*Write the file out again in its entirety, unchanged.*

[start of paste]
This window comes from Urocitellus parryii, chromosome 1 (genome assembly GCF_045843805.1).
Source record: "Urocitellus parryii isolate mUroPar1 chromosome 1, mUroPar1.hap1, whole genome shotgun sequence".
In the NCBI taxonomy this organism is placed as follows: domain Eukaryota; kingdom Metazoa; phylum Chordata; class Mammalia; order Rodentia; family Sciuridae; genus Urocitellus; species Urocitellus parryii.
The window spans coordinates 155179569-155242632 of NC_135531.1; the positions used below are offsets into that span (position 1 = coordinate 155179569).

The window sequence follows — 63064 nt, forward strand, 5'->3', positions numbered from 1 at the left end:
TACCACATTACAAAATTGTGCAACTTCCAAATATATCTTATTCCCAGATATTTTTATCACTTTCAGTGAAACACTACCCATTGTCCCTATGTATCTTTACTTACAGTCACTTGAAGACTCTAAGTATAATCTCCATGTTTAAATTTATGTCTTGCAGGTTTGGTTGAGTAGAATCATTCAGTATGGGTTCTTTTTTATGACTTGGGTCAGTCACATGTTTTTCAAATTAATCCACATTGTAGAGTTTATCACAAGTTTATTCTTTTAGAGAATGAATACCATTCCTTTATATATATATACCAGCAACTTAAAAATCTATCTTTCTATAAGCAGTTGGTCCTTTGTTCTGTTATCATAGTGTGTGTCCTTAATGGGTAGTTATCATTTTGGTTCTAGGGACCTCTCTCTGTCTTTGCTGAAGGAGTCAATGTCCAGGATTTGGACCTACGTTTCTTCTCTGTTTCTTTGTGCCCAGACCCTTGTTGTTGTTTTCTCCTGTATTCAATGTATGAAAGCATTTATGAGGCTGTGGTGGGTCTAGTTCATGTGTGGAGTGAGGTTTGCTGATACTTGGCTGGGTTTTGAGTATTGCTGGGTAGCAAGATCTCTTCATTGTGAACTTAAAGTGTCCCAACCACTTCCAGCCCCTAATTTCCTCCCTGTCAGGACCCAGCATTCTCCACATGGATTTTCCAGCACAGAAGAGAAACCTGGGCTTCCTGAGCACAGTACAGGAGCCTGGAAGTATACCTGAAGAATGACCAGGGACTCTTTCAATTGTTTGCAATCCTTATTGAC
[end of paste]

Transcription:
This window comes from Urocitellus parryii, chromosome 1 (genome assembly GCF_045843805.1).
Source record: "Urocitellus parryii isolate mUroPar1 chromosome 1, mUroPar1.hap1, whole genome shotgun sequence".
In the NCBI taxonomy this organism is placed as follows: domain Eukaryota; kingdom Metazoa; phylum Chordata; class Mammalia; order Rodentia; family Sciuridae; genus Urocitellus; species Urocitellus parryii.
The window spans coordinates 155179569-155242632 of NC_135531.1; the positions used below are offsets into that span (position 1 = coordinate 155179569).

The window sequence follows — 63064 nt, forward strand, 5'->3', positions numbered from 1 at the left end:
TACCACATTACAAAATTGTGCAACTTCCAAATATATCTTATTCCCAGATATTTTTATCACTTTCAGTGAAACACTACCCATTGTCCCTATGTATCTTTACTTACAGTCACTTGAAGACTCTAAGTATAATCTCCATGTTTAAATTTATGTCTTGCAGGTTTGGTTGAGTAGAATCATTCAGTATGGGTTCTTTTTTATGACTTGGGTCAGTCACATGTTTTTCAAATTAATCCACATTGTAGAGTTTATCACAAGTTTATTCTTTTAGAGAATGAATACCATTCCTTTATATATATATACCAGCAACTTAAAAATCTATCTTTCTATAAGCAGTTGGTCCTTTGTTCTGTTATCATAGTGTGTGTCCTTAATGGGTAGTTATCATTTTGGTTCTAGGGACCTCTCTCTGTCTTTGCTGAAGGAGTCAATGTCCAGGATTTGGACCTACGTTTCTTCTCTGTTTCTTTGTGCCCAGACCCTTGTTGTTGTTTTCTCCTGTATTCAATGTATGAAAGCATTTATGAGGCTGTGGTGGGTCTAGTTCATGTGTGGAGTGAGGTTTGCTGATACTTGGCTGGGTTTTGAGTATTGCTGGGTAGCAAGATCTCTTCATTGTGAACTTAAAGTGTCCCAACCACTTCCAGCCCCTAATTTCCTCCCTGTCAGGACCCAGCATTCTCCACATGGATTTTCCAGCACAGAAGAGAAACCTGGGCTTCCTGAGCACAGTACAGGAGCCTGGAAGTATACCTGAAGAATGACCAGGGACTCTTTCAATTGTTTGCAATCCTTATTGAC